Review: Middlesex – Jeffrey Eugenides

Middlesex by Jeffrey Eugenides reminds me of a gilded mirror with intricate details swirled along the frame. The novel is a mixture of family history, coming of age, and gender identity. The mirror metaphor works, because the narrator, Callie/Cal Stephanides, spends so much time exploring who s/he is. That’s a difficult enough question for most teenagers and adults, but  how does that question change when a person’s body seems to mislead them? While the narrator focuses on their identity, the novel suffers at times by diverging into the past and getting lost in details. It’s obvious Eugenides loves language, but it comes at a cost in terms of rhythm and pace.

Some details I loved about the novel were the descriptions and metamorphosis of Detroit. I’m from Michigan and Detroit is a place that inspires both pride and sadness. Pride because of its greatness, because of the auto industry, because of all that Detroit used to mean. Sadness, because of the past tense, because words like used to linger on. To see Detroit described in its height is wonderful. To see how the city languished in the last 40 years is important.

Middlesex spans three generations and is full of rich characters. It navigates around sadness, but perhaps that is part of the immigrant experience. Lefty and Desdemona upon arriving to the United States are completely out-of-place. They can’t speak the language, their clothes stand out, and they’re unsure how to earn money. What must they give up to assimilate? More importantly, what must Cal/Callie give up later on?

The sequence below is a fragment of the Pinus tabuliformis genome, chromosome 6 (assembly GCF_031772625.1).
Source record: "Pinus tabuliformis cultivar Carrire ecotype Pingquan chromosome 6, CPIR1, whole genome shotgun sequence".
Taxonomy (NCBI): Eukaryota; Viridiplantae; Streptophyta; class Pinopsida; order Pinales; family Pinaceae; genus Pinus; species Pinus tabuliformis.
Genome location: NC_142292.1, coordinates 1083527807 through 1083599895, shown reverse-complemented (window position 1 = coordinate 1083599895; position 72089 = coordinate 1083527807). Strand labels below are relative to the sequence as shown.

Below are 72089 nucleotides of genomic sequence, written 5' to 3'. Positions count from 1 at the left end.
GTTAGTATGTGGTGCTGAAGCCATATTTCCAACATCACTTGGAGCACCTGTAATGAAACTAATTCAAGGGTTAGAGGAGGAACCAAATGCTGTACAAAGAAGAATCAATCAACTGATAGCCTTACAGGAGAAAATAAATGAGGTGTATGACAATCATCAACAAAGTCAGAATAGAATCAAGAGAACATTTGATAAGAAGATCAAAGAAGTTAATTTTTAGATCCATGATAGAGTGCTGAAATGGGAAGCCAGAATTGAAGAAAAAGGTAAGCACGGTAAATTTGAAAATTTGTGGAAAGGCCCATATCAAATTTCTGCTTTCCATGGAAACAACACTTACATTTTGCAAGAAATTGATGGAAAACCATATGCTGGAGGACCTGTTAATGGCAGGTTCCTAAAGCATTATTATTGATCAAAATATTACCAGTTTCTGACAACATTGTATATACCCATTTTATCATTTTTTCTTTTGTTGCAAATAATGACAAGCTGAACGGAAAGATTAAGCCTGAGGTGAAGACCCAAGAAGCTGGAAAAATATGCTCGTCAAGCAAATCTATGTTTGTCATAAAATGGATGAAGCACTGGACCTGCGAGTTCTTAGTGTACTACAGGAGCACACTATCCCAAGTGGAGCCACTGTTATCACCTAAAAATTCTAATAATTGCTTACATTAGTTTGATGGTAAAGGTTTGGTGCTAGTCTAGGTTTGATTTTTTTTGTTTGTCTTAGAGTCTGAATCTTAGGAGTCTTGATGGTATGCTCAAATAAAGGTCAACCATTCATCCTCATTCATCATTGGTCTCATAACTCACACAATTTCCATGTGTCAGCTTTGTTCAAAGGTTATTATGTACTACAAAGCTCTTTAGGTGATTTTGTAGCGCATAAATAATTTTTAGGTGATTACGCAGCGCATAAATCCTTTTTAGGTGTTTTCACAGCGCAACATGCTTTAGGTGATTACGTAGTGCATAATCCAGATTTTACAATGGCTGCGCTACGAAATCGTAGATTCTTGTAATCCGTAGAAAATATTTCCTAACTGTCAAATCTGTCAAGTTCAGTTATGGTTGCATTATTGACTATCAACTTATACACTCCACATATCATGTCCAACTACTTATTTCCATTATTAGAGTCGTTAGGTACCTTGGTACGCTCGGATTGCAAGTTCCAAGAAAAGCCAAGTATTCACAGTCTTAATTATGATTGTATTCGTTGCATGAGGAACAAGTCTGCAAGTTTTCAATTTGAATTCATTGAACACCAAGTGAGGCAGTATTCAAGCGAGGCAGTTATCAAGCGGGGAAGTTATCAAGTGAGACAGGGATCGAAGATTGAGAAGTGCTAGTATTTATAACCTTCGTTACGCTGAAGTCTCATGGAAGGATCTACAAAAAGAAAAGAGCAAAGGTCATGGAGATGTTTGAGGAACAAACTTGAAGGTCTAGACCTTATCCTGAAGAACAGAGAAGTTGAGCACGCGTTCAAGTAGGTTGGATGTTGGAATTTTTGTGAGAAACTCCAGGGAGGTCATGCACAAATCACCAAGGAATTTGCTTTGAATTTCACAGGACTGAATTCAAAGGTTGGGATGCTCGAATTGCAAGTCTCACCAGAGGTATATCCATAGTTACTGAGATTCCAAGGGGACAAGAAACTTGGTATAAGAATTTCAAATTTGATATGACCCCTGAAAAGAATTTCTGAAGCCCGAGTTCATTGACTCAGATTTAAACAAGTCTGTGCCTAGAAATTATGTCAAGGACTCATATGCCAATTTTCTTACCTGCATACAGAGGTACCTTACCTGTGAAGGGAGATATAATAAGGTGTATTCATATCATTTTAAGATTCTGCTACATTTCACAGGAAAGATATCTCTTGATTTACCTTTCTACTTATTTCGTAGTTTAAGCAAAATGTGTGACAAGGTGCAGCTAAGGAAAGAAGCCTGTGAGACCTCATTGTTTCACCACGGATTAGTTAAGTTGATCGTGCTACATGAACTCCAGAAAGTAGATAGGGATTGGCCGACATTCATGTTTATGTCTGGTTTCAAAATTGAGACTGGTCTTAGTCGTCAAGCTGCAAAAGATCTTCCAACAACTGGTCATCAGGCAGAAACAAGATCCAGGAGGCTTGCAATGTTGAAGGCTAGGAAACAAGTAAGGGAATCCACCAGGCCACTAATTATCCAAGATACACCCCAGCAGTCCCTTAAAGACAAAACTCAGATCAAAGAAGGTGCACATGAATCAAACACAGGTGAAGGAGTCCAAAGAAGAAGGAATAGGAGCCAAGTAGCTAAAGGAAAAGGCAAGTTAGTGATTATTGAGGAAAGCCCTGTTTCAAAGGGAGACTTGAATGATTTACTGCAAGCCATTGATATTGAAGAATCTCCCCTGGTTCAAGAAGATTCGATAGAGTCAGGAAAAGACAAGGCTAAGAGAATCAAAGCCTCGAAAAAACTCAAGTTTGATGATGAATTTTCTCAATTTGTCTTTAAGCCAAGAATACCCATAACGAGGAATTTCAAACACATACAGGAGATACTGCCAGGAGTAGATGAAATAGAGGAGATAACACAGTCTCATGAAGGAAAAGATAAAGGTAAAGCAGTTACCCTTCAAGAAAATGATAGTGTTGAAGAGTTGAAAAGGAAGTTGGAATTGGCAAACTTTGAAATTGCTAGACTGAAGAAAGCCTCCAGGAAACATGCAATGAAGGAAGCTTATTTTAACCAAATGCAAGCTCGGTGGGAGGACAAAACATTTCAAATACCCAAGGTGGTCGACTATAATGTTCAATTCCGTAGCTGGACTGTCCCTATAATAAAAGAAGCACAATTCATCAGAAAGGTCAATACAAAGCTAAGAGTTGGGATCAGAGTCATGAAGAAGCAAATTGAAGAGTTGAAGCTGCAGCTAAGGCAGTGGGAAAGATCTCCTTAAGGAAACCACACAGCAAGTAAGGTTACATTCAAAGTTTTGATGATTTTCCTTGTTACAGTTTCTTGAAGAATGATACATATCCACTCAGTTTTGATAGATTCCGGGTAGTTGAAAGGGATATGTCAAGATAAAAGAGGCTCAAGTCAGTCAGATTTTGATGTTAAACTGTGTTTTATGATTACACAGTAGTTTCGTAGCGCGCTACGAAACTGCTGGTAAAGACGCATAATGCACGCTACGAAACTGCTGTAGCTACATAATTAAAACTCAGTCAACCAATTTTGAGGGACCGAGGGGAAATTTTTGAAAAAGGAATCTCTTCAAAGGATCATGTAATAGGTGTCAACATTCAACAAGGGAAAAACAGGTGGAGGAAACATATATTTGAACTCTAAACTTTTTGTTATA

Black and white are easy. A light is either on or it’s off. A thought either occurs or it doesn’t. Black and white seem easy, because it’s so limiting. A child is either a boy or a girl. Except when they are not. Same goes with the light, it’s not always just on or off. It could have no power, it could be broken, it could be anything less or more than on and off. Immigration takes this idea a step further. Is a person Greek, Greek-American, or American? Why is a choice even necessary? Depending on the context any label may fit.

So what is Middlesex? It it a novel about gender identity? Is it a mix of fiction and memoir? Is the novel about what it means to be American or an immigrant? Middlesex broadens the lens through which life is viewed. Depending on the reader, the novel may illustrate how life is more nuanced than they previously thought.

Middlesex was published in 2002 and is available through Amazon.

Tim Lepczyk

Writer, Technologist, and Librarian.

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